The Konserthuset comprises three separate halls, the largest of which seats 1770 people
Sweden - One of the last examples of neo-classical architecture in Sweden, The Stockholm Concert Hall was designed by Ivar Tengbom and completed in 1926. Sited near Hotorget Square, the building's monumental facade cuts an impressive figure with its 10 huge Corinthian columns. Its interior is similarly impressive, decorated in part by the work of renowned artists Isaac Grunewald and Edwald Dahlskog.

The Konserthuset comprises three separate halls, the largest of which seats 1770 people. In 1971 the venue was renovated by Tengbom's son Anders with a focus on improving its acoustics. Home to the Royal Philharmonic Orchestra, the Concert Hall is the principal venue for orchestral music in Sweden as well as being perhaps most famous for hosting the annual Nobel Prize Ceremony.

The principle issue to be resolved in the Main Hall at the Konserthuset was the need to quite literally lower the temperature on the stage. The full orchestra onstage comprises almost 100 members and the discomfort of performing beneath the existing 68,000W of lights could no longer be tolerated. GDS in conjunction with Anderson & Co Sweden AB was asked to supply a solution that would take care of the problem as efficiently and quickly as possible.

GDS ArcSystem was utilised throughout the hall. Above the stage where previously hung some 160 lighting units generating the aforementioned heat and drawing 68,000W, Anderson and Co reduced the numbers to just 50 LED ArcSystem fixtures and a mere 7,500W. Above the audience, 32 new units were retrofitted into the existing fixtures in a swift and straightforward operation that required no modification to either the existing fabric of the building or the new units themselves.

Wirelessly controlled, using the ArcMesh protocol, the system has exceeded the terms of the brief with something to spare. The management at the hall are very happy with the outcome, acknowledging not only the huge reduction in the onstage temperature but also noting a distinct improvement in the evenness of the lighting. As a consequence of the temperature reduction, the demands on the air-conditioning system in the hall are in turn mitigated, so as well as the enhanced comfort of the orchestra, there is a further clear environmental dividend in terms of efficient and sustainable energy use.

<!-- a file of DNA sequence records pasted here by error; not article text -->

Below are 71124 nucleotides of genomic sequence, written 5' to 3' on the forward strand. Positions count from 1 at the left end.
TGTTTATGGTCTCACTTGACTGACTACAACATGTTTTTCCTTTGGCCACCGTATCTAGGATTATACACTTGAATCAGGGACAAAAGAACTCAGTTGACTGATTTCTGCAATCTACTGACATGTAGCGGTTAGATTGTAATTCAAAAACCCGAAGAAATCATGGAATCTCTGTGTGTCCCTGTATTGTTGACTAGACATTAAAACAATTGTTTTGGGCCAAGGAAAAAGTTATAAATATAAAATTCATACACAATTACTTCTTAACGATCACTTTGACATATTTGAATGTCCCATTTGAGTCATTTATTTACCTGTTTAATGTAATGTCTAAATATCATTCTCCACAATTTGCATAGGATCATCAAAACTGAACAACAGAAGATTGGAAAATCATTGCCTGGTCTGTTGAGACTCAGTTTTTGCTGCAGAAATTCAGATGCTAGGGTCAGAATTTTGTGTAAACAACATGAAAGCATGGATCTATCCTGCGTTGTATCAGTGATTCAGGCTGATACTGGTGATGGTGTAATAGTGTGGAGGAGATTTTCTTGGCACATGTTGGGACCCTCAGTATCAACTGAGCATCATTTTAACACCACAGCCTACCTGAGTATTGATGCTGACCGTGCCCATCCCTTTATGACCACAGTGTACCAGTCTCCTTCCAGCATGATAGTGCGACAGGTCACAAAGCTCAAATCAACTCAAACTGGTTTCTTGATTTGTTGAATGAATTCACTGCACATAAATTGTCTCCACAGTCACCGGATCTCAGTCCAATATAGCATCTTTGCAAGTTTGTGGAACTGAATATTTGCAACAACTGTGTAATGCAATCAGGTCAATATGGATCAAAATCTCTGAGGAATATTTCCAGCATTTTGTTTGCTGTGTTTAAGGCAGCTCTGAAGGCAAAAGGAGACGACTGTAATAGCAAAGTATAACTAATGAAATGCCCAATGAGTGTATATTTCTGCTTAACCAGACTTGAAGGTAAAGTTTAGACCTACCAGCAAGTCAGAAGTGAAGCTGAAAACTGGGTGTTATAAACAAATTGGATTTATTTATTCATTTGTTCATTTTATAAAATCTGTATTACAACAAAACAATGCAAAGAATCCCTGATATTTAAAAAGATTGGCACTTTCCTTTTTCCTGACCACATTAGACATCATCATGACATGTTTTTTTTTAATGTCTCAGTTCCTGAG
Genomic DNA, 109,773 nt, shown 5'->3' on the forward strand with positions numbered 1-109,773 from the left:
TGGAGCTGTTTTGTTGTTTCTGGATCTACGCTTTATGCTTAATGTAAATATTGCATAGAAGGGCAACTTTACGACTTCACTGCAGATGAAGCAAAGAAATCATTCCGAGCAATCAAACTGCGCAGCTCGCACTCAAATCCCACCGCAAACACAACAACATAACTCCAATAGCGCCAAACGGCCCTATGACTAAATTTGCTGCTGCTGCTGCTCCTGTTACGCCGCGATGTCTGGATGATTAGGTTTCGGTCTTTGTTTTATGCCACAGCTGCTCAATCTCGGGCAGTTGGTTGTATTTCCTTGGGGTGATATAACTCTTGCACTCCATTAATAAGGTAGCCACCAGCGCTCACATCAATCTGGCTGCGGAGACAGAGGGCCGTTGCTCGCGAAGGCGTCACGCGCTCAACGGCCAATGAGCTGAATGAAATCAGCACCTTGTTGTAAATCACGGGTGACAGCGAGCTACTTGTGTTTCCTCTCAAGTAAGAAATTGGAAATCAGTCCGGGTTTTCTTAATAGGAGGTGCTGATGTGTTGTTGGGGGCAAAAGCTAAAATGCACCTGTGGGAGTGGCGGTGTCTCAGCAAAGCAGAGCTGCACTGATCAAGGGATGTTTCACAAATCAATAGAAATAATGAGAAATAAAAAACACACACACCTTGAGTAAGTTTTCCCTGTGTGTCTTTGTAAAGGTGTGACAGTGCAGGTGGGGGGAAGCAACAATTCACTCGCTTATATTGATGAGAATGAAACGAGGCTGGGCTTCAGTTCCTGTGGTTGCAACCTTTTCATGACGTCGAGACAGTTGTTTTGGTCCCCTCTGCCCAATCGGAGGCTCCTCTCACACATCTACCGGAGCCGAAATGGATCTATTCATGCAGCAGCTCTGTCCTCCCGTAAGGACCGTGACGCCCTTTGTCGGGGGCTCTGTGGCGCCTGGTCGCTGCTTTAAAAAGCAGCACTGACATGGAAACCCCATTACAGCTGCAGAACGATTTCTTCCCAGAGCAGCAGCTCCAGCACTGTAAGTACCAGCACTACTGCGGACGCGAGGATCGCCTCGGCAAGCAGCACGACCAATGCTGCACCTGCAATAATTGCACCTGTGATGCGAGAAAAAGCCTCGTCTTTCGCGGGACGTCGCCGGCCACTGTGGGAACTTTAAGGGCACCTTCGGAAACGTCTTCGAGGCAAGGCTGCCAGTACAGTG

Robert Vesterlund of Anderson & Co Sweden AB notes, "The GDS ArcSystem ticked every box for us. I spent quite some time investigating the possibilities in advance and settled upon ArcSystem because I believed it would meet the specific requirements of the job without complication and offer the best quality. The customer's reaction to the improvements confirmed that, in fitting ArcSystem, we had made the right choice."

GDS international sales manager EMEA, Andy Duffield adds, "Sometimes amongst the figures and the specifications it is easy to overlook the fact that the purpose of the technology is to enhance the conditions in which performer and audience alike engage with the arts.

"In the case of the Stockholm Concert Hall, here was another example of a magnificent historic building, hobbled by an outdated system, being transformed for the benefit of every user by the installation of ArcSystem. Of course the extremely positive environmental data cannot and should not be overlooked - it's quite dramatic - but ultimately, at the Konserthuset, perhaps the real story is about sitting comfortably and seeing clearly."

(Jim Evans)

Latest Issue. . .

Cookies user preferences
We use cookies to ensure you to get the best experience on our website. If you decline the use of cookies, this website may not function as expected.
Accept all
Decline all
Tools used to analyze the data to measure the effectiveness of a website and to understand how it works.
Google Analytics
If you accept, the ads on the page will be adapted to your preferences.
Google Ad